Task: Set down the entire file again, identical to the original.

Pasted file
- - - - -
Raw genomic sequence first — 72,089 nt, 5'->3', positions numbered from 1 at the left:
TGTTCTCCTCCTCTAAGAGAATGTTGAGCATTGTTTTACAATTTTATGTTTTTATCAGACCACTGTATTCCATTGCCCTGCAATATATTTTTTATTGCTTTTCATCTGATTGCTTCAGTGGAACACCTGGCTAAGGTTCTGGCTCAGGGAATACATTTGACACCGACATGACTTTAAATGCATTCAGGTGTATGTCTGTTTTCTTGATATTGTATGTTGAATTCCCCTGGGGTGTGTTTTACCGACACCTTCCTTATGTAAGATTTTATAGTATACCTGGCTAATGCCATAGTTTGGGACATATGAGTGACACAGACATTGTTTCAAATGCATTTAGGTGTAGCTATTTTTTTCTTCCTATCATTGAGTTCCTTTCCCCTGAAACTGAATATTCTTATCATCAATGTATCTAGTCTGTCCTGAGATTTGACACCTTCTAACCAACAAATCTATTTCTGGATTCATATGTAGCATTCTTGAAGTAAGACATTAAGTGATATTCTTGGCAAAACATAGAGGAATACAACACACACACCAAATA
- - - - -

Raw genomic sequence first — 72,089 nt, 5'->3', positions numbered from 1 at the left:
TGTTCTCCTCCTCTAAGAGAATGTTGAGCATTGTTTTACAATTTTATGTTTTTATCAGACCACTGTATTCCATTGCCCTGCAATATATTTTTTATTGCTTTTCATCTGATTGCTTCAGTGGAACACCTGGCTAAGGTTCTGGCTCAGGGAATACATTTGACACCGACATGACTTTAAATGCATTCAGGTGTATGTCTGTTTTCTTGATATTGTATGTTGAATTCCCCTGGGGTGTGTTTTACCGACACCTTCCTTATGTAAGATTTTATAGTATACCTGGCTAATGCCATAGTTTGGGACATATGAGTGACACAGACATTGTTTCAAATGCATTTAGGTGTAGCTATTTTTTTCTTCCTATCATTGAGTTCCTTTCCCCTGAAACTGAATATTCTTATCATCAATGTATCTAGTCTGTCCTGAGATTTGACACCTTCTAACCAACAAATCTATTTCTGGATTCATATGTAGCATTCTTGAAGTAAGACATTAAGTGATATTCTTGGCAAAACATAGAGGAATACAACACACACACCAAATA